Warm hues wash out dilapidated storefronts and crowded sidewalks, the sun shining down on throngs of motorcyclists, the pulsing and purring of traffic, engines expelling exhaust, the air thick and full of buzzing culture shock. Vietnam. I'm in a taxi like a whale, forage fish swarming it, shoals of them at every angle, agile, revving, honking, whizzing by, death-defying teens and elderly alike, moving in schools of camaraderie. Everything is red and yellow and brown and shabby and exciting.
I forget the dull pain of immigration, the dilapidated interior of the airport full of scotch-taped Comic Sans notices, long queues of tired people and general oppressiveness. I forget the incessant waiting, the moving of money through labyrinthine bureaucracy, the authoritarian architecture of windowless banality, my own financial insecurities. I forget the particular knot in the middle of my back, forget the stress. I'm done with travel. Now I'm traveling.
The shrill taxi radio blares through Saigon. It ceases as we reach Jane's place. She's there to greet me. “There he is!” she says with a big grin. We give each other a big hug, hold it, each trying to fit our excitement into it.
We walk up to Jane’s AirBnB; it’s modern and luxurious. I’m impressed. I drop my bag down by the couch, drink some bottled water she offers me. We chat inanely – the content doesn’t matter at this point – just the relating. We could take the conversation in any direction, but there’s no rush. This isn’t an hour-long meet-up for coffee. It’s a weeklong stay. 10 days. The way we start talking – the cadence and intonations – matters more than what we actually say, and I don’t want to jump too eagerly into a major topic. I just want to relax and take things in for a second. Jane reads me. I stand up, look out her window and take a deep breath.
I exhale as a woman walks on my back. We’re in a dark room now, getting massages. We each let out sighs as our limbs are pulled and bodies cracked, our musculature worked by experienced hands, the room full of natural soundscapes. There’s so much physical evidence of stress and anxiety in my body. That specific knot in the middle of my back has been worsening for who knows how long and it’s such a true pleasure to have it addressed. She digs her knuckles in, massaging it with intense focus. I moan. I wish she’d stay right there, work it all the way out, but she continues to the rest of my body, which also feels good. There are still more knots – small, tight, stubborn ones. I definitely want more of this.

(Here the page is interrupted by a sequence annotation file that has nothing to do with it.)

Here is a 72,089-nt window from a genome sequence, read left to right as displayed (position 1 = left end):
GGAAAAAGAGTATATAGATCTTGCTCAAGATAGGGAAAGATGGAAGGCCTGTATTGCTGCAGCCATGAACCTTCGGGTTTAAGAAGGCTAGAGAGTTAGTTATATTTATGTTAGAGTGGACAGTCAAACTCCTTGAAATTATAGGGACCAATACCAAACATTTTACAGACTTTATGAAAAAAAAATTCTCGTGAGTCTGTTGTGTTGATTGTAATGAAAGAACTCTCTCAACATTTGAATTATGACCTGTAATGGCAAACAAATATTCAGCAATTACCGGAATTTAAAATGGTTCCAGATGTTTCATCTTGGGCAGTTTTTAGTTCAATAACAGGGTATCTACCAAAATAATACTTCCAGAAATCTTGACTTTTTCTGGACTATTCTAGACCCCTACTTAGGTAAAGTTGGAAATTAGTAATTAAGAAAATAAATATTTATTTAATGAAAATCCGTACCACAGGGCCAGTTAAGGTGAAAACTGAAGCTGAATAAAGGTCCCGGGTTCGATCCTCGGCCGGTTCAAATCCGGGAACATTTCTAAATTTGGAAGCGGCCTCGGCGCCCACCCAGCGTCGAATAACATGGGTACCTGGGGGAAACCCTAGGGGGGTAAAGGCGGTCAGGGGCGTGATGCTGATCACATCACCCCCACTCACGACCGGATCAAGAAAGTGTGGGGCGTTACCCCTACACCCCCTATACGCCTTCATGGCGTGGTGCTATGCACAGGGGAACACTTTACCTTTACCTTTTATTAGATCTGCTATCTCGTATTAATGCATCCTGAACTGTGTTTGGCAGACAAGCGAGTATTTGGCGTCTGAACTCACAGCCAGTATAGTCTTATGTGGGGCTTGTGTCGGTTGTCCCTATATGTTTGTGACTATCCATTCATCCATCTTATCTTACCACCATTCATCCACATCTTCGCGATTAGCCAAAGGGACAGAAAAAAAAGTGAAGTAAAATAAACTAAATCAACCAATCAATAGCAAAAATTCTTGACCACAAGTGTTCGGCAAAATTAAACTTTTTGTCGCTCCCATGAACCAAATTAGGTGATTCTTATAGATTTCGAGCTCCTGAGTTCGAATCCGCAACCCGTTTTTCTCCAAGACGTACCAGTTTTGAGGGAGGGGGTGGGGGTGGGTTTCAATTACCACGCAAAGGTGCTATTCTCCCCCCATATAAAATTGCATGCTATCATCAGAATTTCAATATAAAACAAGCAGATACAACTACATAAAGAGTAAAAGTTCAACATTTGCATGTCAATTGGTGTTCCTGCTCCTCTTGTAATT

Jane treats and then takes us to this cool place up the way, a hidden bar down an alley called Pasteur Street Brewing Company. It’s a microbrewery started by expats, flush with waxed birch wood and salvaged beer taps, a place I feel like I’ve been in before, in Chicago or Seattle or Brooklyn. It’s relaxed, dim, the afternoon light muted, the stools not quite comfortable but cool enough to pretend.
“Cheers to Ho Chi Minh City!” I say.
“Cheers! Nobody calls it that, by the way – It’s Saigon,” Jane tells me with a wink.
We drink, talk about the beer as beer drinkers do: the notes of spice and orange and oolong and whatever else. I myself am happy with cheap domestics. This craft sampler is good, but somehow wasted on me.
Jane tells me about her dissertation on propaganda art of the 1960s, about being here to research it. “Grant money, man – the best way to fund a trip,” she says.
The bartender gives me the wi-fi password. I don’t plan on being on my phone, but connecting brings me comfort. I open Instagram.
“So what are you up to these days?” Jane asks me. “Are you working on a video project? Have you been exhibiting?”
“I had a show at a little gallery in Berlin.”
I want to confess to Jane that the gallery isn’t very impressive, that sales were weak, that I feel like giving up pretty often. But I also have an urge to sell myself, assure her that things are good, that my career is solid. I describe a dual channel video loop of establishing shots I had created.
“How’s life back in Chicago? Everything smooth with Justin?”
“Yeah, smooth enough.”
“Yeah?” I give Jane a slanted look, ready for her to crack. She spills.
“I want a baby!”
“And Justin’s not on board or what?”
“The timing is never right, or something…”
“Right, that’s what they say,” I agree.
Jane stretches, seems exasperated. I have a feeling she has this conversation often.
“We don’t have to talk about it.”
Suddenly my problems seem less significant. I want a family too, but I totally relate to Justin – I don’t feel ready. Of course, as men, we don’t have to worry as much. I still would rather give birth to a successful career. Time, nonetheless, is scary.
For a moment we’re quiet. The silence expands and suddenly I feel a sort of dread: I prioritize convenience over work, leave my equipment at home so I don’t have to carry it around when I travel. I leave town instead of being productive, take this trip instead of advancing my career more traditionally. In Jane’s silence I hear every judgment from my parents, my friends who expect more of me, my business connections I fail to email, the galleries I could approach, the life I could have if I would just live it. Instead I’m here, nowhere. I chug my beer as if it can bury my anxiety, try to drown my own disappointments. I get a bit despondent and tell Jane a little about Annie as I order us more drinks.